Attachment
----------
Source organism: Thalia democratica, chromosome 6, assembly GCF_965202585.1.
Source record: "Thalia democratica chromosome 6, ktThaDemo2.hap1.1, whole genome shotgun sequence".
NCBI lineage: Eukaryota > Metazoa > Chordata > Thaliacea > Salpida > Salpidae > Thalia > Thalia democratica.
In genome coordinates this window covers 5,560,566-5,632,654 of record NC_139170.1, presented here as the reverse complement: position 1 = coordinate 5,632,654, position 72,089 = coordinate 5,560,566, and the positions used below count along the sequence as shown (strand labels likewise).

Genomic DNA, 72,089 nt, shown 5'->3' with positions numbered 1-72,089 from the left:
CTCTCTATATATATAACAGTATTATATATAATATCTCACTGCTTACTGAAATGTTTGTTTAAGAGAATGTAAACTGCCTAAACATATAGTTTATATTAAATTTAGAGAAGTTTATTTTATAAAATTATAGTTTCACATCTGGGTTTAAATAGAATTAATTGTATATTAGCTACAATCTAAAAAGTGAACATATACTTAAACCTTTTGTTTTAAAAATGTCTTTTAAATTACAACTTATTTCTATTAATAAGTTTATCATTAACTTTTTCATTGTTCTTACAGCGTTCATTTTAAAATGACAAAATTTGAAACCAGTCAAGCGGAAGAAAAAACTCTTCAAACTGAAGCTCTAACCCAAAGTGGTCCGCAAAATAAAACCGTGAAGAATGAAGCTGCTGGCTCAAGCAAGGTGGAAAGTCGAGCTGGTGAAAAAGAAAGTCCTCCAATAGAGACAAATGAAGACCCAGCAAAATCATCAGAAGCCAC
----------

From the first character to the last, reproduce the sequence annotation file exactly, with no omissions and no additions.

Source organism: Thalia democratica, chromosome 6, assembly GCF_965202585.1.
Source record: "Thalia democratica chromosome 6, ktThaDemo2.hap1.1, whole genome shotgun sequence".
NCBI lineage: Eukaryota > Metazoa > Chordata > Thaliacea > Salpida > Salpidae > Thalia > Thalia democratica.
In genome coordinates this window covers 5,560,566-5,632,654 of record NC_139170.1, presented here as the reverse complement: position 1 = coordinate 5,632,654, position 72,089 = coordinate 5,560,566, and the positions used below count along the sequence as shown (strand labels likewise).

Genomic DNA, 72,089 nt, shown 5'->3' with positions numbered 1-72,089 from the left:
CTCTCTATATATATAACAGTATTATATATAATATCTCACTGCTTACTGAAATGTTTGTTTAAGAGAATGTAAACTGCCTAAACATATAGTTTATATTAAATTTAGAGAAGTTTATTTTATAAAATTATAGTTTCACATCTGGGTTTAAATAGAATTAATTGTATATTAGCTACAATCTAAAAAGTGAACATATACTTAAACCTTTTGTTTTAAAAATGTCTTTTAAATTACAACTTATTTCTATTAATAAGTTTATCATTAACTTTTTCATTGTTCTTACAGCGTTCATTTTAAAATGACAAAATTTGAAACCAGTCAAGCGGAAGAAAAAACTCTTCAAACTGAAGCTCTAACCCAAAGTGGTCCGCAAAATAAAACCGTGAAGAATGAAGCTGCTGGCTCAAGCAAGGTGGAAAGTCGAGCTGGTGAAAAAGAAAGTCCTCCAATAGAGACAAATGAAGACCCAGCAAAATCATCAGAAGCCAC